The Beautiful World of the Clockmaker

By: Daniel Nardini

Lawndale News Chicago's Bilingual Newspaper - Commentary In a town not far from where I live, there is an old man who repairs and sells old clocks. He used to be a clockmaker himself. He confessed that he made some of the best clocks anyone has ever seen, but now no one wants a beautiful hand-constructed clock with gears and cogs that would make the clocks he constructed turn and chime. Few people do that anymore he told me because the amount of time, labor and parts needed to make such beautiful clocks would be way, way more costly than how much anyone would bother to pay them. In another town that I visit every now and then is a shopkeeper who sells clocks. They may be the wind-up alarm clocks, they may be battery-powered clocks, or they may be German-made cuckoo clocks. He told me that a few small companies make high quality mantel wind-up clocks, and all the wind-up alarm clocks he has (with one exception) are cheaply put-together products from China.

The clock shopkeeper told me that the only three quality time pieces he has are the wind-up alarm clocks made in Serbia (by a German company called Sternreiter), the beautiful mantel clocks where the wooden exterior are made in U.S.A. and the inside clock mechanisms are made in Germany, and of course the German-made cuckoo clocks. Now everybody I know uses cheap radio alarm clocks normally to wake them up, or even their cell phones. But there is something to be said about the beauty of a time piece with gears, cogwheels, the classic bronze bells, and yes the little hammers that hit the bells to make the clock ring. Not so long ago major companies would produce such clocks in the United States and demand for such clocks was high. For instance, wind-up alarm clocks were produced in this country by Westclox—the largest American manufacturer of wind-up clocks and of clocks in general in this country. But like so many other American clock companies, they moved all of their operations to China.

And so many clockmakers in this country found themselves not only without jobs but without a profession. A few still try to make mantel clocks, but now it is with imported German clocks since no one in America manufactures parts for wind-up or mantel clocks anymore. Those who try to restore old wind-up or mantel clocks have to use either old, old American-made parts that might still be good or newly made German parts because of their quality (none of the clock restorers I spoke to use Chinese parts because those parts are unreliable. Besides, they told me, clocks made in China are usually something that can be thrown away when they break down). The old clockmaker and the clock shopkeeper told me they remember the days when people had wind-up clocks, mantel wind-up clocks and even grandfather clocks in their homes. Such clocks were the pride and joy of many families, and such clocks added a kind of elegance rarely seen today.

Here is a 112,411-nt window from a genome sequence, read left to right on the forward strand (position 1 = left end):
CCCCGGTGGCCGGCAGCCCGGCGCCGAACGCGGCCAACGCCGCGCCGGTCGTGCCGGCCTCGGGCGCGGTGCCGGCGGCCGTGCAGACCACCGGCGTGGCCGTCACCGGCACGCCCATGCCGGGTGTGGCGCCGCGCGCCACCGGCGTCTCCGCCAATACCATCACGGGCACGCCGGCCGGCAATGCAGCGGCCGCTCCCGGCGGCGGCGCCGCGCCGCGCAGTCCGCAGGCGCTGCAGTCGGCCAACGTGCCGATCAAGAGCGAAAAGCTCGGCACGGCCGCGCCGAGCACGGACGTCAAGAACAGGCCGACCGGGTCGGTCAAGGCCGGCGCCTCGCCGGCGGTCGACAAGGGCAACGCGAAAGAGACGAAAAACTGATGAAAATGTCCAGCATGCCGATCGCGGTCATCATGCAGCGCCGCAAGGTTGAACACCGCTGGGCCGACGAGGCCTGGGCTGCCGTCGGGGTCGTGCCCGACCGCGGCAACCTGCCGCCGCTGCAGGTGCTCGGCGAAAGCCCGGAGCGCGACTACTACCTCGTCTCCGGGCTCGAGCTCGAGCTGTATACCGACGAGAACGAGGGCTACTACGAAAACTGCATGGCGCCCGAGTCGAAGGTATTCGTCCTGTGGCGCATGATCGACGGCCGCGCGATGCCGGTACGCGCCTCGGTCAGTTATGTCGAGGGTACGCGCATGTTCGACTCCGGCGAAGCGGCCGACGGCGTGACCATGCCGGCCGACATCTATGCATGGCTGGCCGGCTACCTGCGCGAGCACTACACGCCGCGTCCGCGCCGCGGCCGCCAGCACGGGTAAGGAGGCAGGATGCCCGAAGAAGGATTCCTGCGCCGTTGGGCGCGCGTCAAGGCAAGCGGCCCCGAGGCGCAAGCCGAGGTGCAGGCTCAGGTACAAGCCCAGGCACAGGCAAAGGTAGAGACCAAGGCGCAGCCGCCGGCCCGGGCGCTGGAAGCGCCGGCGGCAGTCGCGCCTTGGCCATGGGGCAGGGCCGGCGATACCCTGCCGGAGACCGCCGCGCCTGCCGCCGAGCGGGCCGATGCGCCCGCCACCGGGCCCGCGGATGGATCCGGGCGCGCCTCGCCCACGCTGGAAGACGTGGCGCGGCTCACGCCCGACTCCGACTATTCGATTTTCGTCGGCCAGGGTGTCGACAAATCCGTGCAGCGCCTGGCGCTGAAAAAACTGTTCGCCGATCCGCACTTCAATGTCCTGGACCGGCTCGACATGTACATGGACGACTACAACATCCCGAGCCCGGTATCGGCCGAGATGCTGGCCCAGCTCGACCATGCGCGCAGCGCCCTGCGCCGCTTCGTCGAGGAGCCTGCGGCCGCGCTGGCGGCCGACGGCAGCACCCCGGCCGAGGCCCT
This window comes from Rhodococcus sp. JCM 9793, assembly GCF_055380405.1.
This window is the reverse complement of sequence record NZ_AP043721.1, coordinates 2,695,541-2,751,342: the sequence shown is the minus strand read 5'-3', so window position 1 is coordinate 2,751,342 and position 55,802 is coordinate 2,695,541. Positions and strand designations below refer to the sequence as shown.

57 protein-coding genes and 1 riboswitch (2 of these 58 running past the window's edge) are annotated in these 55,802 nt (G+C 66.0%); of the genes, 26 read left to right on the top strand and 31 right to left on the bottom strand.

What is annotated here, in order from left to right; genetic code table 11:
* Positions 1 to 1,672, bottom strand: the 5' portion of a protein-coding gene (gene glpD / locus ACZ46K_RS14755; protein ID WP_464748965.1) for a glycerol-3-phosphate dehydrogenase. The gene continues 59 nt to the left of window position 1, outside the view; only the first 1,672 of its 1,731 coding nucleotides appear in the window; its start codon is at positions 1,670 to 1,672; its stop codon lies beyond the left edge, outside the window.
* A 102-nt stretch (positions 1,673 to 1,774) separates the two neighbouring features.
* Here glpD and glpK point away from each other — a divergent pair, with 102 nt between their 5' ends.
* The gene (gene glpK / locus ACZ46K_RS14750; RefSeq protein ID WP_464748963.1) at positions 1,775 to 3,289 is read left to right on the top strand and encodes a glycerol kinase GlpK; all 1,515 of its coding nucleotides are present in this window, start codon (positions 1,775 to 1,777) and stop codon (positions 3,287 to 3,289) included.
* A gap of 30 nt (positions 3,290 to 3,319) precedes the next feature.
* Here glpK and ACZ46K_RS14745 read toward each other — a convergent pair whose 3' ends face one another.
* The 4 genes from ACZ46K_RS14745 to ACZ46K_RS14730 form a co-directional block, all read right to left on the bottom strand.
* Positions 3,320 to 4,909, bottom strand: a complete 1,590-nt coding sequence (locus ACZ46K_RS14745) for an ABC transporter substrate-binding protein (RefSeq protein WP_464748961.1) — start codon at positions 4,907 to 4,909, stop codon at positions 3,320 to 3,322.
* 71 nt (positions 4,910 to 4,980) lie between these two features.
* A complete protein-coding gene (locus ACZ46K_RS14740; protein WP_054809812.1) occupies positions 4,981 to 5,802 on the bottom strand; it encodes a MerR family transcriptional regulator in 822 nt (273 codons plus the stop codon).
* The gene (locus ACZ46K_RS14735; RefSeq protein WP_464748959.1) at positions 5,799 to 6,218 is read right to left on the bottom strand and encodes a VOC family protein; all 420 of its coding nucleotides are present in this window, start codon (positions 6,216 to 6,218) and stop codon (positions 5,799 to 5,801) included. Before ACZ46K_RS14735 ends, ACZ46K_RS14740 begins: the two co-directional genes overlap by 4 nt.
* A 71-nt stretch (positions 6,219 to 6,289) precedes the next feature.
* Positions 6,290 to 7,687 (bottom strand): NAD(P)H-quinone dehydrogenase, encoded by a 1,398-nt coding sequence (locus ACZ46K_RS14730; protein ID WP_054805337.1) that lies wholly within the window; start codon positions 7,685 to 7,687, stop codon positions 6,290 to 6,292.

I could remember such clocks as well. But even in my day the age of the wind-up mantel clock was nearly over and even the classic wind-up alarm clock was beginning to be replaced by cheap battery powered alarm clocks. Sometimes I bring in a clock for the old clockmaker to fix, but alas I can do no more for him. For the clock shopkeeper, every now and then I buy a Sternreiter alarm clock. He likes those especially because they are the best wind-up alarm clock on the market. I buy them because I appreciate the work and craftsmanship that goes into them. Those clocks will probably last between 10 to 20 years. These clocks were not made cheaply, and there is no question that pride went into making these beautiful pieces. These clocks were not made just to serve a function, but to be admired as an object or art. These clocks have in many ways a life of their own, and they mirror the soul of the clockmaker. But fortunately this story actually has a happy ending. There are a few clockmaking companies still around like Howard Miller and Bradford Clocks that still make the beautiful mantel and grandfather clocks that have adorned American homes for generations. Their clocks combine the beautiful wooden exterior of mantel wind-up key clocks made decades ago with precision interior clockworks from Germany that make these clocks as beautiful and attractive as those made so long ago. The fact these are still being made is a tribute to the skill of those clockmakers who will not give in to a world of cheap, crappy imports And according to the clock shopkeeper, people are still buying these clocks and he sells them in his store. There are still people who appreciate what is the heart and soul of the clockmaker.

Comments are closed.